General and Comparative Endocrinology 06/2014; 204. DOI:10.1016/j.ygcen.2014.05.030 · 2.47 Impact Factor
  • Source
    • "Deiodinase enzymes (Dios) are responsible for the step-wise removal of iodine from iodinated thyronines, resulting in metabolites with increased or decreased biological activity (Orozco et al., 2012). Three isoforms of deiodinase enzyme (Dio1, Dio2 and Dio3) coordinate tissuespecific metabolism of TH during metamorphosis (Becker et al., 1997; Galton, 1992; Kawahara et al., 1999; Kuiper et al., 2006; Sutija and Joss, 2006). While the role of Dio1 in metamorphosis remains unclear, it can be generalized that Dio2 is critical because it converts T 4 into the more active form T 3 , whereas Dio3 converts T4 into the biologically inactive reverse T 3 (rT3) and T3 to biologically inactive T2. "
    [Show abstract] [Hide abstract]
    ABSTRACT: The purpose of this study was to determine if chronic exposure to the glyphosate-based herbicide VisionMax(®) affects the survival, development, growth, sex ratios and expression of specific genes involved in metamorphosis of wood frog tadpoles (Lithobates sylvaticus). We hypothesized that exposure to this herbicide will affect developmental rates by disrupting hormone pathways, sex ratios and/or gonadal morphology. Tadpoles were chronically exposed in the laboratory from Gosner developmental stage 25 to 42 to four different concentrations of VisionMax(®) (ranging from 0.021 to 2.9mg acid equivalents/L). Chronic exposures to VisionMax(®) had direct effects on the metamorphosis of L. sylvaticus tadpoles by decreasing development rates, however, there was a decrease in survival only in the group exposed to the highest dose of VisionMax(®) (2.9mga.e./L; from approximately 96% in the control group to 77% in the treatment group). There was a decrease in the number of tadpoles reaching metamorphic climax, from 78% in the control group to 42% in the VisionMax(®) (2.9mga.e./L) group, and a 7-day delay to reach metamorphic climax in the same treatment group. No effects of exposure on sex ratios or gonadal morphology were detected in tadpoles exposed to any of the concentrations of VisionMax(®) tested. Gene expression analyses in brain and tail tissues demonstrated that exposure to VisionMax(®) alters the expression of key genes involved in development. Results showed significant interaction (two-way ANOVA, P<0.05) between developmental Gosner stage and treatment in brain corticotropin-releasing factor, deiodinase type II (dio2) and glucocorticotiroid receptor (grII) and tail dio2 and grII. This demonstrates that mRNA levels may be differently affected by treatment depending on the developmental stage at which they are assessed. At the same time there was a clear dose-response effect for VisionMax(®) to increase thyroid hormone receptor β in tadpole brain (F(2,69)=3.475, P=0.037) and tail (F(2,69)=27.569, P<0.001), regardless of developmental stage. Interestingly, delays in development (or survival) were only observed in the group exposed to 2.9mga.e./L of VisionMax(®), suggesting that tadpoles need to be exposed to a "threshold" concentration of glyphosate-based herbicide to exhibit phenotypic observable effects. We suggest that the upregulation of genes that trigger metamorphosis following VisionMax(®) herbicide exposure might result from a compensatory response for the delays in development observed. Further studies are needed to determine if disruption of expression of these key genes leads to long-term effects when metamorphs reach adult stages.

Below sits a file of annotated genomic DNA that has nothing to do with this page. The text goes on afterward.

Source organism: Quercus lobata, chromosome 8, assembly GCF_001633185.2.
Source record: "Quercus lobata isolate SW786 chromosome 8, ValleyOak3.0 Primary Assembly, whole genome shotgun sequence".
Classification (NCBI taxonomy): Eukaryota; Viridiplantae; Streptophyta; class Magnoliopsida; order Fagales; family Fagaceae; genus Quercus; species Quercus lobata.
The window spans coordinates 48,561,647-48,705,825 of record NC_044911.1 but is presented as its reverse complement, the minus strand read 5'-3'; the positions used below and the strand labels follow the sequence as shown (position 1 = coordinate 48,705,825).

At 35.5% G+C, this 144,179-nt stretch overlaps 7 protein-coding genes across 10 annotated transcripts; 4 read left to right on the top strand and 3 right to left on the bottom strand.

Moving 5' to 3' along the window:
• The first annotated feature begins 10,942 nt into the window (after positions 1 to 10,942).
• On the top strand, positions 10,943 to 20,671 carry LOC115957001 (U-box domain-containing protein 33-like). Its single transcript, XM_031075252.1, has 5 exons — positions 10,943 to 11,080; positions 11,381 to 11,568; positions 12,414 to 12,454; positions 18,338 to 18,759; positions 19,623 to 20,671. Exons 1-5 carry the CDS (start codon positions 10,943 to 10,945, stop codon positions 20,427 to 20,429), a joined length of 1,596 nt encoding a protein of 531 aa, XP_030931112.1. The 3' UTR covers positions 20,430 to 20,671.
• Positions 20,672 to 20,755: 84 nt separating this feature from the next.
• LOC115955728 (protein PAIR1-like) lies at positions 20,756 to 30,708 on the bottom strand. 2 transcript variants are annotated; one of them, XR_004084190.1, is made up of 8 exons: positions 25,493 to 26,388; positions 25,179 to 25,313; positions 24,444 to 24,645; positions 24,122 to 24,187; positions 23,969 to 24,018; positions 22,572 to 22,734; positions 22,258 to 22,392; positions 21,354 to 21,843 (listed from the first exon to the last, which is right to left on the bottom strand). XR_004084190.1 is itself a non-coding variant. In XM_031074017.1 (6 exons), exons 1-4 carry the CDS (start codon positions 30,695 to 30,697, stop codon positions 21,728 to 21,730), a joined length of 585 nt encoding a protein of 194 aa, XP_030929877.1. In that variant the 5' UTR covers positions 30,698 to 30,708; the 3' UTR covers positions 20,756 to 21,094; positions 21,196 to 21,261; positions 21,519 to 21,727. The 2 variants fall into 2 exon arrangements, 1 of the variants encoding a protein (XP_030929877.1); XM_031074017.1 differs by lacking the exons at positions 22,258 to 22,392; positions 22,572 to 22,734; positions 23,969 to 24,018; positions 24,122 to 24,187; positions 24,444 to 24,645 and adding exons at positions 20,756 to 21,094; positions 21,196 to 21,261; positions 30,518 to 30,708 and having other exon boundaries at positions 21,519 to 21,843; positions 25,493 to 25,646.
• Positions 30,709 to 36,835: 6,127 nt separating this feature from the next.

Aquatic Toxicology 05/2014; 154:278-290. DOI:10.1016/j.aquatox.2014.05.017 · 3.45 Impact Factor
  • Source
    • "As in mammals, the major circulating TH in amphibians is T4, which is converted to T3 in the peripheral tissues by D2 (Galton 1989; Becker et al. 1997). To test whether D2 activity is involved in the death of the TRa-transfected muscle cells that are induced by low levels of T4, we assessed the effect of the D2 inhibitor iopanoic acid on cell death. "
    [Show abstract] [Hide abstract]
    ABSTRACT: During amphibian metamorphosis, a series of dynamic changes occur in a predetermined order. Hind limb morphogenesis begins in response to low levels of thyroid hormone (TH) in early prometamorphosis, but tail muscle cell death is delayed until climax, when TH levels are high. It takes about 20 days for tadpoles to grow from early prometamorphosis to climax. To study the molecular basis of the timing of tissue-specific transformations, we introduced thyroid hormone receptor (TR) expression constructs into tail muscle cells of Xenopus tadpoles. The TR-transfected tail muscle cells died upon exposure to a low level of thyroxine (T4). This cell death was suggested to be mediated by type 2 iodothyronine deiodinase (D2) that converts T4 to T3-the more active form of TH. D2 mRNA was induced in the TR-overexpressing cells by low levels of TH. D2 promoter contains a TH-response element (TRE) with a lower affinity for TR. These results show that the TR transfection confers the ability to respond to physiological concentrations of TH at early prometamorphosis to tail muscle cells through D2 activity and promotes TH signaling. We propose the positive feedback loop model to amplify the cell's ability to respond to low levels of T4.
    Genes to Cells 06/2012; 17(8):645-59. DOI:10.1111/j.1365-2443.2012.01614.x · 2.81 Impact Factor
Show more

Similar Publications


13 Reads